When Professor Stuart Reges challenged the University of Washington’s position on land acknowledgements, administrators punished him, undermining his academic freedom. He reached out to FIRE, and we took the university to court. “I am pleased that FIRE joined with me to fight back against University of Washington’s illegal viewpoint discrimination,” said Reges.
Freedom of speech is essential for democracy, scientific progress, artistic expression, social justice, peace, and our ability to live as authentic individuals.
Academic freedom allows college faculty to research and teach without fearing institutional punishment for expressing unpopular views or findings.
The right to due process means authorities must provide fair, unbiased, and equitable procedures when determining a person’s guilt or innocence.
Freedom of the press protects the ability of journalists, including student journalists, and news media to publish information free from official censorship.
Religious liberty is the right to follow the faith of your choice — or to follow no faith at all.
Freedom of Conscience
Freedom of conscience means the right to arrive at one’s private beliefs without being coerced by those who wield power over us.
Freedom of Assembly
Freedom of assembly is the right of individuals to come together to express shared ideas, and it is one of the rights expressly guaranteed by the First Amendment.
We expanded our mission to advance free speech on and off campus as the Foundation for Individual Rights and Expression. Just like any monumental occasion, this demands a proper celebration. We’re bringing together friends, allies, and supporters for a gala dinner and an unforgettable program lineup of free speech defenders. Together, let’s launch a new era of FIRE!
FIRE’s signature defense program provides free, non-legal assistance to individuals whose fundamental civil liberties are violated, with a special focus on college students, professors, student media, and campus groups.
FIRE advocates for individual rights at both the state and federal level by advocating on behalf of rights-protective legislation and against proposed laws that threaten student and faculty rights.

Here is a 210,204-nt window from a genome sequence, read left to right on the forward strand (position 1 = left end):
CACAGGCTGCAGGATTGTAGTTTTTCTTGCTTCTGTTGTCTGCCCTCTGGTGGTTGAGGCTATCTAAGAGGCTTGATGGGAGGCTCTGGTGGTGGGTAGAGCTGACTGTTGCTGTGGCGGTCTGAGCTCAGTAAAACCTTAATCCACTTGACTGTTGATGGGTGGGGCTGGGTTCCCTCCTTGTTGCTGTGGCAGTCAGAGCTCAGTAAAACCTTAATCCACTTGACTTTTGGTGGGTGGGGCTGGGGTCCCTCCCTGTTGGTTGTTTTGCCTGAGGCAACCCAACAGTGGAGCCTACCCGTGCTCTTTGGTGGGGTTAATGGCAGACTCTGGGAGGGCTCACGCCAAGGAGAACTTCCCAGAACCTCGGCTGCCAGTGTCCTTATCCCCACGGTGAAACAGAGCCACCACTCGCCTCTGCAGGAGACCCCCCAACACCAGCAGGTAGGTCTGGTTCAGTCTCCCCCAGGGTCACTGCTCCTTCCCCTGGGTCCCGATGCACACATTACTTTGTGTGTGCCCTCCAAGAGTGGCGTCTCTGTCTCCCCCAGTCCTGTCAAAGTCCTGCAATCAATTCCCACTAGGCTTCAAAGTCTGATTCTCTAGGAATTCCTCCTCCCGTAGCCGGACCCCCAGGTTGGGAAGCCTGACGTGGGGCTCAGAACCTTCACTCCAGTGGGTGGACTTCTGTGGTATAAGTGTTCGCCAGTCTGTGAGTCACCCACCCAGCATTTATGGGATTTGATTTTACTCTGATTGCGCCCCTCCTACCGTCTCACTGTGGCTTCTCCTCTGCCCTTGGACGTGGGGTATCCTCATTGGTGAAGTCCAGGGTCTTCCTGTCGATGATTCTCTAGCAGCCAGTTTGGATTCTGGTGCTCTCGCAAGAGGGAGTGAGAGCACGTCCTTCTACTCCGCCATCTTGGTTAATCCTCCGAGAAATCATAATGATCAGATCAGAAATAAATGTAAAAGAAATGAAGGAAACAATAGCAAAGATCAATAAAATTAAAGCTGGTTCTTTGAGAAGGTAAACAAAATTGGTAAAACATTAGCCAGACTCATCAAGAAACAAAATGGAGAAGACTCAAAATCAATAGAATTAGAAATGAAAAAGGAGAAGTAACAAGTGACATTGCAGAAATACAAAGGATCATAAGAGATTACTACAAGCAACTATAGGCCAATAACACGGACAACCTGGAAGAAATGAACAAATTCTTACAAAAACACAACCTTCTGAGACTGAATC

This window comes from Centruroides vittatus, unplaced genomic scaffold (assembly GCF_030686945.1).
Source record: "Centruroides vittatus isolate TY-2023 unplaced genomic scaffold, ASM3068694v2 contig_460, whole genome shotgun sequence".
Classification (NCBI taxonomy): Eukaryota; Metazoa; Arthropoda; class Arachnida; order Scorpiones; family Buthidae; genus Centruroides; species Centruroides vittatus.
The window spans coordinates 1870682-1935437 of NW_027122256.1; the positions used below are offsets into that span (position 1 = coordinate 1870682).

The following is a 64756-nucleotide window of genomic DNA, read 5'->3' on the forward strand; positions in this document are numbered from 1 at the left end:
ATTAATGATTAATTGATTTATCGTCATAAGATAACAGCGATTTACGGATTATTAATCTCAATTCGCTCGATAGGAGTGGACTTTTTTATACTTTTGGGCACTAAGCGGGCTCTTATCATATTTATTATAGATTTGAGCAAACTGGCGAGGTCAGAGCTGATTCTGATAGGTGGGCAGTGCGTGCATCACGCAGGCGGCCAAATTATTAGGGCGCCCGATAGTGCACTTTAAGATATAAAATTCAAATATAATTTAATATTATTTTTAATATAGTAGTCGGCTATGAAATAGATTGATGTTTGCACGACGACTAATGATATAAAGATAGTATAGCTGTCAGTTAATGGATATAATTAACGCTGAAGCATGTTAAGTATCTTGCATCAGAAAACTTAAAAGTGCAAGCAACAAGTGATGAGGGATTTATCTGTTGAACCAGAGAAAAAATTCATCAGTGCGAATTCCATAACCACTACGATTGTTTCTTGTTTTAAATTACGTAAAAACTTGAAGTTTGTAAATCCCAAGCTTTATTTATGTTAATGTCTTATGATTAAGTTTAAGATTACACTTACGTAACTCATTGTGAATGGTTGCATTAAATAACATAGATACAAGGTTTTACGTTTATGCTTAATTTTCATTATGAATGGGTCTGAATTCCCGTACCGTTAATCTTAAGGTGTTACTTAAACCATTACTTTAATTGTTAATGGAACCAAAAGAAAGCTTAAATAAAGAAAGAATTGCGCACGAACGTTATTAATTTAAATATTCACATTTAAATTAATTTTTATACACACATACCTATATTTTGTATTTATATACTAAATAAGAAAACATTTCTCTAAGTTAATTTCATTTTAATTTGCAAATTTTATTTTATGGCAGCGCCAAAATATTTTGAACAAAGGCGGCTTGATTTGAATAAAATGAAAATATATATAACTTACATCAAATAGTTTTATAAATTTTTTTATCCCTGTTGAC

FIRE’s free speech curriculum helps educators enrich and supplement their existing instruction on First Amendment and freedom of expression issues in middle and high school classrooms.
FIRE monitors colleges and universities that maintain policies that sharply limit students’ speech rights abroad and raise questions about how academic institutions should handle conflicts between American expressive rights and repressive policies in other countries.
University administrators turned me into a pariah on campus because I included a land acknowledgment that wasn’t sufficiently progressive for them.
|1||University of Chicago Private||77.92/100||Green|
|2||Kansas State University Public||76.2/100||Green|
|3||Purdue University Public||75.81/100||Green|
|4||Mississippi State University Public||74.72/100||Green|
|5||Oklahoma State University - Stillwater Public||74.35/100||Yellow|
|6||Claremont McKenna College Private||72.65/100||Green|
|7||University of North Carolina - Greensboro Public||68.72/100||Green|
|8||Northern Arizona University Public||68.5/100||Green|
|9||North Carolina State University - Raleigh Public||67.93/100||Green|
|10||Oregon State University Public||67.42/100||Green|
The FIRE Student Network is a coalition of students who recognize the importance of advancing civil liberties on their campuses.
The FIRE Faculty Network is a coalition of faculty supporters interested in promoting and defending free expression and academic freedom at their institutions.
Join a community of invested alumni from various colleges who are learning and growing together while pursuing change at their alma mater.
America’s leading defender of free speech, due process, and academic freedom in higher education expanded its free speech mission beyond campus in June 2022. The $75 million expansion initiative focuses on three main areas of programming: Litigation, public education, and research.
In 2021, FIRE’s College Policy Reform team won 47 policy-change victories affecting nearly 500,000 students.
Since 1999, FIRE has won 459 defense victories at 283 colleges and universities.
In 2021, FIRE vetted over 1,600 case submissions involving individuals and groups who said their rights were threatened.
Nearly one quarter of FIRE’s cases in 2020 involved social media or online speech.
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